Polen theft by honeybees hits Sikkim's cardamom yield
sikkim's most important cash crop is ailing. India's biggest producer of large cardamom, Sikkim, has recently witnessed a sharp fall in crop yields, forcing many farmers to abandon large cardamom plantations.
The decline has been largely attributed to a spate of viral and fungal infestations over the past three decades. But new research says pollen theft by a local breed of honeybees, which farmers maintain to facilitate pollination, could also be a major cause.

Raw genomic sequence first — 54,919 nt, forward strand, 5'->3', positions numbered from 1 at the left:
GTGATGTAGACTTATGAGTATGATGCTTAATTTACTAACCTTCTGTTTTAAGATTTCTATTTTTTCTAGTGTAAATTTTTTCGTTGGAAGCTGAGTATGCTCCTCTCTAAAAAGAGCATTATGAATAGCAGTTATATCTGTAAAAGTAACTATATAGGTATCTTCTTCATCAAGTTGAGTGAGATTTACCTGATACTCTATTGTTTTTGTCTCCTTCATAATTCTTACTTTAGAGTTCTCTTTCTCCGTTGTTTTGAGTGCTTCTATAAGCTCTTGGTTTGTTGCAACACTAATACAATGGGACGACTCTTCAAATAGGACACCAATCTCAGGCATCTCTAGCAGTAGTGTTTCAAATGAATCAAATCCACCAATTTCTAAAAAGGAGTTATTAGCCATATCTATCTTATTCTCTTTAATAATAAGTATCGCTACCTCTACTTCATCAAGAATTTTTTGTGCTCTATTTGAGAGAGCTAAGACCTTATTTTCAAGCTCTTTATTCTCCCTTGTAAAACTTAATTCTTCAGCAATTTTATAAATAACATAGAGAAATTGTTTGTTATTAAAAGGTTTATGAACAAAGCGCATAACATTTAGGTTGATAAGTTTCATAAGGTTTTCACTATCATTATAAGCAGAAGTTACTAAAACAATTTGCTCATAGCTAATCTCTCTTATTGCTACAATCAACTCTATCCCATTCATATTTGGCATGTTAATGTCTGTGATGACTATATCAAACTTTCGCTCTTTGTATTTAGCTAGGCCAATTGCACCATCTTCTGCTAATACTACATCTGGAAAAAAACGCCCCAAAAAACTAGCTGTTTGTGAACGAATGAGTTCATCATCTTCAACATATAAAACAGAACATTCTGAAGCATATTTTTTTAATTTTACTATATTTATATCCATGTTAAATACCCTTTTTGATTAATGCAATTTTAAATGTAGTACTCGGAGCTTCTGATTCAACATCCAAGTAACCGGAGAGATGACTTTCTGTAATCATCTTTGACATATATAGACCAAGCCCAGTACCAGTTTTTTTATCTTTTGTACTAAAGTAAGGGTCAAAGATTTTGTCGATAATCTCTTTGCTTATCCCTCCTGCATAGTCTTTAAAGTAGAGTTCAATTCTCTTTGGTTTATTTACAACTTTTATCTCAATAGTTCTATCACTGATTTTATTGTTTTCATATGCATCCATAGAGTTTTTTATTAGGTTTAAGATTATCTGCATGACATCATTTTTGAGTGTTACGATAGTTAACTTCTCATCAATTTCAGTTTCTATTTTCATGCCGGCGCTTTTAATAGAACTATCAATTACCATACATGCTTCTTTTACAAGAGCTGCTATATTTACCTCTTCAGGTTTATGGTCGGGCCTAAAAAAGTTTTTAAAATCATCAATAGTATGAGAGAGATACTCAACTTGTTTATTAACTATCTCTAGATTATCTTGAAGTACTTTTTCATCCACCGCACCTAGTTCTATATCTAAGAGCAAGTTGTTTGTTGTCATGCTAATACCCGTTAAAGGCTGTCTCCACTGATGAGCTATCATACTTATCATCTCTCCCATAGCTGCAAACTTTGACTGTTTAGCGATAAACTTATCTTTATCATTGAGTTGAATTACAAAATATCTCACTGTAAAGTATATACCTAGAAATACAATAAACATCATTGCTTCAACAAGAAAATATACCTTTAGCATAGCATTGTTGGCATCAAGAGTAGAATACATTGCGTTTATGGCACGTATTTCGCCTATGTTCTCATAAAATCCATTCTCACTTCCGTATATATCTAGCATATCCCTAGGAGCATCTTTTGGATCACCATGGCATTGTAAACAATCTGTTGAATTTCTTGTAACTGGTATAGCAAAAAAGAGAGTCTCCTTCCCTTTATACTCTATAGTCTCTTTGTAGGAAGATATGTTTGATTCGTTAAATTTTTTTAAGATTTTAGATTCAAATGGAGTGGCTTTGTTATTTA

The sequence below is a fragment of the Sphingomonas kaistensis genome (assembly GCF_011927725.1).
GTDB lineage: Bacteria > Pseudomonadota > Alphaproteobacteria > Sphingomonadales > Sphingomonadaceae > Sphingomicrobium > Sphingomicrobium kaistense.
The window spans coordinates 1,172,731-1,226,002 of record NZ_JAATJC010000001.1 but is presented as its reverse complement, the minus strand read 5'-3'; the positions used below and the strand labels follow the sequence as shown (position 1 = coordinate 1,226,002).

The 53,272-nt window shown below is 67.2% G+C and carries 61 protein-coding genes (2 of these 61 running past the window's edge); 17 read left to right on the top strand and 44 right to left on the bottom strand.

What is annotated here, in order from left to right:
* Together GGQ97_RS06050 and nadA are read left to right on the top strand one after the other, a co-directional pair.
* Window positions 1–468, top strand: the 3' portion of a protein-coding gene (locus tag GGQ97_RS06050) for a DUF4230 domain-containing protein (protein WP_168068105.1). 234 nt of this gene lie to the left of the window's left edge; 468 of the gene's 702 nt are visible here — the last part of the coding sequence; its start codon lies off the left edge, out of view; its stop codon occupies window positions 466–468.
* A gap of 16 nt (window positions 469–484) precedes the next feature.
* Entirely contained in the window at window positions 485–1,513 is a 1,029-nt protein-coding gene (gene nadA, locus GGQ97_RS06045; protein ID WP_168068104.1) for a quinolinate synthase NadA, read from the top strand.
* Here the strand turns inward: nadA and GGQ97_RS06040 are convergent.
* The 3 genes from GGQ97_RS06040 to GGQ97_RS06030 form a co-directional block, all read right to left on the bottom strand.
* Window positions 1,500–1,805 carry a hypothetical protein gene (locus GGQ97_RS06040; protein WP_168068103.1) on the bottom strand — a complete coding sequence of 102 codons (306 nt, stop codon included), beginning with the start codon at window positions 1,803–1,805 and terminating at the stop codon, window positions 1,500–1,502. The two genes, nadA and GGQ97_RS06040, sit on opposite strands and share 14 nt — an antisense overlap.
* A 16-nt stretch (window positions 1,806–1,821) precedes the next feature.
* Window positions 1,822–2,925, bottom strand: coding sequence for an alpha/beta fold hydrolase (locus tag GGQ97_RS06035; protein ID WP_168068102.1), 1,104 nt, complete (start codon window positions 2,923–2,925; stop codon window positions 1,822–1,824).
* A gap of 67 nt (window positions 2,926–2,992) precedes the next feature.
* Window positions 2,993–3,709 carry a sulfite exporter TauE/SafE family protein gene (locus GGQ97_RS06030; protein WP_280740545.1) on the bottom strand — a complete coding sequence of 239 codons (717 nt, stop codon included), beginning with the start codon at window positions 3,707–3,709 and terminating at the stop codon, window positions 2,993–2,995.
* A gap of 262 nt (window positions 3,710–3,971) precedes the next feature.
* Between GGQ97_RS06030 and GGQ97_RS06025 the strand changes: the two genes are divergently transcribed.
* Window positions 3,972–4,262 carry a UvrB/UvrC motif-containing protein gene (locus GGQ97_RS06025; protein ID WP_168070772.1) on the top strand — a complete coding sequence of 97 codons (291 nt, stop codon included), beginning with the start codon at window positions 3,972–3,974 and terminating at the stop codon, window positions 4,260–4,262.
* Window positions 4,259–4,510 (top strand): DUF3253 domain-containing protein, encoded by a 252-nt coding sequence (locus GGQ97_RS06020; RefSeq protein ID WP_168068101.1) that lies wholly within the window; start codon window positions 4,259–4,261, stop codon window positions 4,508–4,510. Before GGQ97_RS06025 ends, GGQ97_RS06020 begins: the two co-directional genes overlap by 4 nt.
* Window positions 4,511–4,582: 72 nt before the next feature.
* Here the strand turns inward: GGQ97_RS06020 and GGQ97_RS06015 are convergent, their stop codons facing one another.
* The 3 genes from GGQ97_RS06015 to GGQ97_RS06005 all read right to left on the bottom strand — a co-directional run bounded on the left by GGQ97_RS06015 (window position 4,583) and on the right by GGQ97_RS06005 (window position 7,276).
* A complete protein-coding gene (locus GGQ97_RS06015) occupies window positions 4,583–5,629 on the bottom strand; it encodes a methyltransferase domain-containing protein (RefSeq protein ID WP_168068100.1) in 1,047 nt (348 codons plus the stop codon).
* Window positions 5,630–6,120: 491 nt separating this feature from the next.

What happens? Large cardamom is a key player in India's spice trade (see box: Spice woes). As the fruits and seeds are the economic products of the plant, effective pollination is crucial, and to a large extent determines the yield.Two scientists from Bangalore's Ashoka Trust of Research in Ecology and the Environment (atree) have found that the honeybees (Apis cerana F) are actually leaving 70 per cent of the cardamom flowers un-pollinated; at the same time depriving the flowers of enough pollen for pollination by their only other visitor